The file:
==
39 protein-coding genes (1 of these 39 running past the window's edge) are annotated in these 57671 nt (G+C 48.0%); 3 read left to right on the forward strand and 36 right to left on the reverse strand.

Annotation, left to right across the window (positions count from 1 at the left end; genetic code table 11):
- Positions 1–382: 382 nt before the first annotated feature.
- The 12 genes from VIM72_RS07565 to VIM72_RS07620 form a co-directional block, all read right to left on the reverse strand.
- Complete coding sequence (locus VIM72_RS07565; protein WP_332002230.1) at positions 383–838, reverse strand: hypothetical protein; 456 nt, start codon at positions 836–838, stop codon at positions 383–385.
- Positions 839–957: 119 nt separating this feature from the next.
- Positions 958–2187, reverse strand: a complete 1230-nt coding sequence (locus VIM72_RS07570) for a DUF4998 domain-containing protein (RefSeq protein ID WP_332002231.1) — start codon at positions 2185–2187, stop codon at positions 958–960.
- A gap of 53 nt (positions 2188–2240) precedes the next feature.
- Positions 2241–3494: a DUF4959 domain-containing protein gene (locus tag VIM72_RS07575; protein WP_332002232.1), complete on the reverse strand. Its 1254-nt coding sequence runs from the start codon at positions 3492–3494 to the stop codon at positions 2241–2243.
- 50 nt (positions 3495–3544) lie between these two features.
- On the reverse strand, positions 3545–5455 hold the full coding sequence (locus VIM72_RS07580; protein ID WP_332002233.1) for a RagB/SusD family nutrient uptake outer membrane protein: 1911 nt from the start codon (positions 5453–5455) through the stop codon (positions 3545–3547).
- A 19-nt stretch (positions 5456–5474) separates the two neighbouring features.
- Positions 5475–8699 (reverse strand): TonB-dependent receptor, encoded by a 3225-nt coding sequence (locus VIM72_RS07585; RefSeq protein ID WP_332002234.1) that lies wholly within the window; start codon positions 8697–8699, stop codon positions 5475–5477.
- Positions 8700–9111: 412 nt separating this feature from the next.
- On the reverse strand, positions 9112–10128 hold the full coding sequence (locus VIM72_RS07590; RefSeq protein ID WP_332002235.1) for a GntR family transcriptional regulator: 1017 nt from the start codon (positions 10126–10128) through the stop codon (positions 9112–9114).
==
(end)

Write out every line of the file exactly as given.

39 protein-coding genes (1 of these 39 running past the window's edge) are annotated in these 57671 nt (G+C 48.0%); 3 read left to right on the forward strand and 36 right to left on the reverse strand.

Annotation, left to right across the window (positions count from 1 at the left end; genetic code table 11):
- Positions 1–382: 382 nt before the first annotated feature.
- The 12 genes from VIM72_RS07565 to VIM72_RS07620 form a co-directional block, all read right to left on the reverse strand.
- Complete coding sequence (locus VIM72_RS07565; protein WP_332002230.1) at positions 383–838, reverse strand: hypothetical protein; 456 nt, start codon at positions 836–838, stop codon at positions 383–385.
- Positions 839–957: 119 nt separating this feature from the next.
- Positions 958–2187, reverse strand: a complete 1230-nt coding sequence (locus VIM72_RS07570) for a DUF4998 domain-containing protein (RefSeq protein ID WP_332002231.1) — start codon at positions 2185–2187, stop codon at positions 958–960.
- A gap of 53 nt (positions 2188–2240) precedes the next feature.
- Positions 2241–3494: a DUF4959 domain-containing protein gene (locus tag VIM72_RS07575; protein WP_332002232.1), complete on the reverse strand. Its 1254-nt coding sequence runs from the start codon at positions 3492–3494 to the stop codon at positions 2241–2243.
- 50 nt (positions 3495–3544) lie between these two features.
- On the reverse strand, positions 3545–5455 hold the full coding sequence (locus VIM72_RS07580; protein ID WP_332002233.1) for a RagB/SusD family nutrient uptake outer membrane protein: 1911 nt from the start codon (positions 5453–5455) through the stop codon (positions 3545–3547).
- A 19-nt stretch (positions 5456–5474) separates the two neighbouring features.
- Positions 5475–8699 (reverse strand): TonB-dependent receptor, encoded by a 3225-nt coding sequence (locus VIM72_RS07585; RefSeq protein ID WP_332002234.1) that lies wholly within the window; start codon positions 8697–8699, stop codon positions 5475–5477.
- Positions 8700–9111: 412 nt separating this feature from the next.
- On the reverse strand, positions 9112–10128 hold the full coding sequence (locus VIM72_RS07590; RefSeq protein ID WP_332002235.1) for a GntR family transcriptional regulator: 1017 nt from the start codon (positions 10126–10128) through the stop codon (positions 9112–9114).